“That’s for punching my brother,” Dean snarls.  Behind him, Sam rolls his eyes but doesn’t protest.


Mitch moves the still-sobbing Shelly down to the end of the bar farthest from the carnage and pours them both a shot of whiskey.  She could use one herself, but first things first.  She walks over to Dean and touches his arm.


“I don’t…I don’t know how you knew or how you did what you did,” she says, “but you saved our lives.  I just…I don’t know how I can ever thank you.”  She half turns to include Sam.  “Both of you.”


“Forget it,” Dean replies.  He smiles lopsidedly.  “Seriously, forget it.  Give us ten minutes before you call the cops and forget we were ever here.”


“But you…” she stutters, confused.  “You saved us all.  You’re heroes.  Why…?”


“Let’s just say we prefer to keep a low profile,” he answered.  “Make up something to tell the cops.  These mugs won’t say anything.  Trust me, you’ll be doing us a favor.”


She nods.  She can only think of one reason why he doesn’t want the cops to know about them, but she doesn’t really care.  At this point she’d lie to her own mother if he asked her to.


“Come on, Sammy,” Dean says.  “Let’s hit the road.”


She watches Dean and his brother walk out of the bar with a profound sense of having brushed up against something extraordinary.  She will lie to the police and then she will never discuss this day or these men with anyone else again, even Mitch and Shelly who she coerces into silence as well.  But she remembers, and she wonders.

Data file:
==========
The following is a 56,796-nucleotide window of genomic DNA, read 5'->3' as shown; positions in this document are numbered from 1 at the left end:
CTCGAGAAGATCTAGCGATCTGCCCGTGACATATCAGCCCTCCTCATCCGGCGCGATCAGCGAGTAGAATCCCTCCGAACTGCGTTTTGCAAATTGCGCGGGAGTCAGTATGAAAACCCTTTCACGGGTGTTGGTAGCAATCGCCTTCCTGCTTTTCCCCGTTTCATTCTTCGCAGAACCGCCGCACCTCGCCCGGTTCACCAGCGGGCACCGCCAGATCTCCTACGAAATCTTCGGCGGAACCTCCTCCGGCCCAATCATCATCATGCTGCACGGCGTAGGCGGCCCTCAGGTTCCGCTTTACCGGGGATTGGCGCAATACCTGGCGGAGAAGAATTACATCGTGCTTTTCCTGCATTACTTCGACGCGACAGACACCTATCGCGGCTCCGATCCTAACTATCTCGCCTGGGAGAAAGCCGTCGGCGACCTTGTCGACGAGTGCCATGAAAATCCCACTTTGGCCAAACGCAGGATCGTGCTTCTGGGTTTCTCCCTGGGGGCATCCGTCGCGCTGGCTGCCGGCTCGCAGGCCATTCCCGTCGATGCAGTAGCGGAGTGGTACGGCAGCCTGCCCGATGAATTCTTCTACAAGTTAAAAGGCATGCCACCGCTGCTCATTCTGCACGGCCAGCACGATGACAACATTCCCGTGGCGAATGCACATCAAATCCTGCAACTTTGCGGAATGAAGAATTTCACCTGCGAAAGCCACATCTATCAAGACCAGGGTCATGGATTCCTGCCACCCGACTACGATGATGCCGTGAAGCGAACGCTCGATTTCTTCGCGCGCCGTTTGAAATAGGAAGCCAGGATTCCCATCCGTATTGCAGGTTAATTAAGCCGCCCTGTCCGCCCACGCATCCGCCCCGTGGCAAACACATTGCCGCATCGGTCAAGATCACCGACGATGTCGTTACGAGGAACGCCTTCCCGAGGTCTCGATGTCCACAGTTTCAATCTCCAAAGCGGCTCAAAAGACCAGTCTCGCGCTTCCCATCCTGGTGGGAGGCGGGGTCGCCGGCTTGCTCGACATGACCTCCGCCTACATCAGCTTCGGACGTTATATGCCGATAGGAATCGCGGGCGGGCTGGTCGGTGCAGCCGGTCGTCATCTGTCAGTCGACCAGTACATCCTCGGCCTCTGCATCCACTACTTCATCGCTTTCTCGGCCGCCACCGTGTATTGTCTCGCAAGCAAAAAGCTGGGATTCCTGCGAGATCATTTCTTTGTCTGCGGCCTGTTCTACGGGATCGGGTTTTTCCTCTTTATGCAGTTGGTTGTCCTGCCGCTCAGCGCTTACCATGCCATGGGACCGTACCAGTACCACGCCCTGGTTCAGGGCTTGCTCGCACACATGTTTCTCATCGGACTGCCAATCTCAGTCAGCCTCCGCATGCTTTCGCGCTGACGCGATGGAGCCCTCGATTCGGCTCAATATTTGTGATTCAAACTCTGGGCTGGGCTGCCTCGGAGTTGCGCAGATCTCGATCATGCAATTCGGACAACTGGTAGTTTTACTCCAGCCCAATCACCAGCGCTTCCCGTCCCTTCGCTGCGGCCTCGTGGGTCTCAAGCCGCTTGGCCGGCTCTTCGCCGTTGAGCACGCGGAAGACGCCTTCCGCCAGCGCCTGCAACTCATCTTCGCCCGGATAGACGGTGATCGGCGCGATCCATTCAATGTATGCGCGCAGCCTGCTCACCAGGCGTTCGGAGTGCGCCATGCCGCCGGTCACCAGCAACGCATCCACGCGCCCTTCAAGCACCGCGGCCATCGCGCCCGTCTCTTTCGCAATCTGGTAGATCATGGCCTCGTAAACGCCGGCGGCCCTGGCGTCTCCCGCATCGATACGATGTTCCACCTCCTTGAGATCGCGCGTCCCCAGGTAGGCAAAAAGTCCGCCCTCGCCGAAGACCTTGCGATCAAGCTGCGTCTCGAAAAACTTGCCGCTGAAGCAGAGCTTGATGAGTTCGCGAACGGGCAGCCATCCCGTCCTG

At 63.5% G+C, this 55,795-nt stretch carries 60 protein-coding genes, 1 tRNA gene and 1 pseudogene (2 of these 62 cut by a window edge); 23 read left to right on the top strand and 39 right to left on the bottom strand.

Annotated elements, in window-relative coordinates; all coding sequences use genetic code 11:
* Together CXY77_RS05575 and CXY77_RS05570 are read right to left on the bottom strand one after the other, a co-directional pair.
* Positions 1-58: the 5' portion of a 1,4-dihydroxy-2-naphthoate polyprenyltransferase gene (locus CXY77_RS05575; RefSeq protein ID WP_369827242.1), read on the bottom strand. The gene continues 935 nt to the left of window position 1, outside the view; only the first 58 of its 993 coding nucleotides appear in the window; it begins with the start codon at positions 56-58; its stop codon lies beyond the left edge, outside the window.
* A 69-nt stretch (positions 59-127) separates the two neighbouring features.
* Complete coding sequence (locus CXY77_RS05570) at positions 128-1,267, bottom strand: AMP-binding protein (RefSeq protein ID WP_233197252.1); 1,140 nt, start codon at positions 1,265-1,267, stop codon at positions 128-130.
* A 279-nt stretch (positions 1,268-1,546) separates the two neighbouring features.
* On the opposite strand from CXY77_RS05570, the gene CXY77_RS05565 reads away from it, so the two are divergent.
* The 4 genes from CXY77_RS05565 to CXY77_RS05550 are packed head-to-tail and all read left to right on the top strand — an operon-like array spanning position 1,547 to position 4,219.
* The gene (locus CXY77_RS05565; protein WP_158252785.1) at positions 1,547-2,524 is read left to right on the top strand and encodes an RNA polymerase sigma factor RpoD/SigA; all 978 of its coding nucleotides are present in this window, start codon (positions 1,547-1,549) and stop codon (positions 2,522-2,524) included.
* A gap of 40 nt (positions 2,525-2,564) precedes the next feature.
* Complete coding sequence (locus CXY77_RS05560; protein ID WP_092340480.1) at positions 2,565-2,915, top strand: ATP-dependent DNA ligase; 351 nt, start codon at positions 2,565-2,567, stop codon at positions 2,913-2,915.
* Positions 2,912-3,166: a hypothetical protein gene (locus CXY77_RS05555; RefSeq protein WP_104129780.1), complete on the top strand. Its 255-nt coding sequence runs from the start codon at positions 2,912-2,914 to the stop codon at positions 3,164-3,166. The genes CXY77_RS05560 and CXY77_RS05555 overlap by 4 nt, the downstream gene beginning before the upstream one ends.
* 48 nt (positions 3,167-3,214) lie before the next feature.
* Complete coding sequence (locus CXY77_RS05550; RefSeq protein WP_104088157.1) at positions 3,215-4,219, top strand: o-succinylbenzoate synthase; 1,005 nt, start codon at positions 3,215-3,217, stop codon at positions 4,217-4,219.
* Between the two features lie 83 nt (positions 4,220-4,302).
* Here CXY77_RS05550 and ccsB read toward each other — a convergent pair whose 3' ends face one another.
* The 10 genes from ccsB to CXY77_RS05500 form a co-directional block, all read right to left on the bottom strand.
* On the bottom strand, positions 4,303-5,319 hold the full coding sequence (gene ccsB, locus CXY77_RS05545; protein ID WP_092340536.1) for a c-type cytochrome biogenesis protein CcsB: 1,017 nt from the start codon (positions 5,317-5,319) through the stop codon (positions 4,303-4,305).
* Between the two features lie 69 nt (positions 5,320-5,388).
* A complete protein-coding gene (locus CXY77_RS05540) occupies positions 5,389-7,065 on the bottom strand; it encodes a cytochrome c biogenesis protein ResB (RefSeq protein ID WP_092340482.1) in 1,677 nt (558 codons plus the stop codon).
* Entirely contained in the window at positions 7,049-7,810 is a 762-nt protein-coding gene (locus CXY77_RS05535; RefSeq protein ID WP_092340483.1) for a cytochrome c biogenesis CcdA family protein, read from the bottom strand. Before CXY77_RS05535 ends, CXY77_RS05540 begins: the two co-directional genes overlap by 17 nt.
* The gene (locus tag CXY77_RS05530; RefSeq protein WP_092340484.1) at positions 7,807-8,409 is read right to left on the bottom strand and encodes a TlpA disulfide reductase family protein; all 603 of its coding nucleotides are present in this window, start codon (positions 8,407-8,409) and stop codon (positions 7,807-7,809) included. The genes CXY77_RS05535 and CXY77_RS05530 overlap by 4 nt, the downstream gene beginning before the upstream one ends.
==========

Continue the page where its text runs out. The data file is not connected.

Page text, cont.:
She never sees them again.



  • Not big on the Beatles knowledge -- which song?

    I like the brothers communicating with each other without other people being aware of it. I like Dean's smile going from warm to icy. The brief characterizations of Shelly and Mitch are to-the-point and also very illuminating.

    Kinda wish I knew more about the waitress? What's she like?

    Nice. Change of pace from fighting monsters.

    • Hey. Late, but just catching up. The Beatle song is called "Happiness is a Warm Gun" (how appropriate is that!) and is from the White Album. The actual line is "she's not a girl who misses much," so, like I said, gender-adjusted.

      I guess what I had in the back of my head was The Usual Suspects and various scenes from other episodes where the guys are just so incredibly good at what they do and so in tune with each other that they don't even need to use words (competence as a turn-on? works for me). And I thought, okay this hostage situation is going on and Dean walks into the bar and he is immediately aware something is off. He lets the bartender know he knows and he calls Sam back at the motel and uses "jumpin' place" as code to let him know he needs backup. It really isn't the sort of thing I usually write, but it almost wrote itself.

      As for the bartender, her main function was to be the lens through which Dean and Sam are viewed, so you don't get much information about her per se, not even her name. I think she either owns or manages the bar, since it seems like she supervises Mitch and Shelly. She is in her thirties, maybe, and is smart, perceptive and down to earth. She's scared in this situation, but she's no coward. She is clearly concerned about the people she feels responsible for--her employees and her patrons. Maybe sort of a younger version of Ellen.

      Anyway it's nothing special, but it was fun. Thanks for reading.
  • Ah, fun. I like the boys being all competent and speaking without speaking kind of thing. Always very cool.

    Came over here from supernaturalfic and thought i'd just say - to make your link something clickable, rather than something that has to be copy/pasted, do this:

    [a href="insert url here"]Fic name here or whatever you like[/a]

    Substitute < > for the [ ]. If you don't a fic name or anything else, the link will default to say 'read more'.